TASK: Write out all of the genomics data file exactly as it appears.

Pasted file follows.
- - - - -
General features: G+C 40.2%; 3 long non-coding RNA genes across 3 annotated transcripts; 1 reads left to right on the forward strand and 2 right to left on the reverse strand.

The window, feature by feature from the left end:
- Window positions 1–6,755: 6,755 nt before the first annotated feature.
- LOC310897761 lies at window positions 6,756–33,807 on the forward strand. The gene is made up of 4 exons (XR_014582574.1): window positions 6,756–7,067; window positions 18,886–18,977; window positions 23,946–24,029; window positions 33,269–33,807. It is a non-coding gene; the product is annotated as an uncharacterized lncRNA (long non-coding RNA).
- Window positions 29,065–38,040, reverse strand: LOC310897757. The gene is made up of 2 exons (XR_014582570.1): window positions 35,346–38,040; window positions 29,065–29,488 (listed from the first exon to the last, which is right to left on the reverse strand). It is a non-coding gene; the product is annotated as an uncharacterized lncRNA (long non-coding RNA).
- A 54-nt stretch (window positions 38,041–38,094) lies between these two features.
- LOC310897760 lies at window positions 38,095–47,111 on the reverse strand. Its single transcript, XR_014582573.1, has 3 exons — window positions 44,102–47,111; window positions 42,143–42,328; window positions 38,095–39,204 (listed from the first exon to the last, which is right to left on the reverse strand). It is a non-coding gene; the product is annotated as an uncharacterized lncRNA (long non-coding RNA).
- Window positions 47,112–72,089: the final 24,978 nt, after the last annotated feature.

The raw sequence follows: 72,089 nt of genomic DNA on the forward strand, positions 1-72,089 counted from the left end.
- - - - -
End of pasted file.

General features: G+C 40.2%; 3 long non-coding RNA genes across 3 annotated transcripts; 1 reads left to right on the forward strand and 2 right to left on the reverse strand.

The window, feature by feature from the left end:
- Window positions 1–6,755: 6,755 nt before the first annotated feature.
- LOC310897761 lies at window positions 6,756–33,807 on the forward strand. The gene is made up of 4 exons (XR_014582574.1): window positions 6,756–7,067; window positions 18,886–18,977; window positions 23,946–24,029; window positions 33,269–33,807. It is a non-coding gene; the product is annotated as an uncharacterized lncRNA (long non-coding RNA).
- Window positions 29,065–38,040, reverse strand: LOC310897757. The gene is made up of 2 exons (XR_014582570.1): window positions 35,346–38,040; window positions 29,065–29,488 (listed from the first exon to the last, which is right to left on the reverse strand). It is a non-coding gene; the product is annotated as an uncharacterized lncRNA (long non-coding RNA).
- A 54-nt stretch (window positions 38,041–38,094) lies between these two features.
- LOC310897760 lies at window positions 38,095–47,111 on the reverse strand. Its single transcript, XR_014582573.1, has 3 exons — window positions 44,102–47,111; window positions 42,143–42,328; window positions 38,095–39,204 (listed from the first exon to the last, which is right to left on the reverse strand). It is a non-coding gene; the product is annotated as an uncharacterized lncRNA (long non-coding RNA).
- Window positions 47,112–72,089: the final 24,978 nt, after the last annotated feature.

The raw sequence follows: 72,089 nt of genomic DNA on the forward strand, positions 1-72,089 counted from the left end.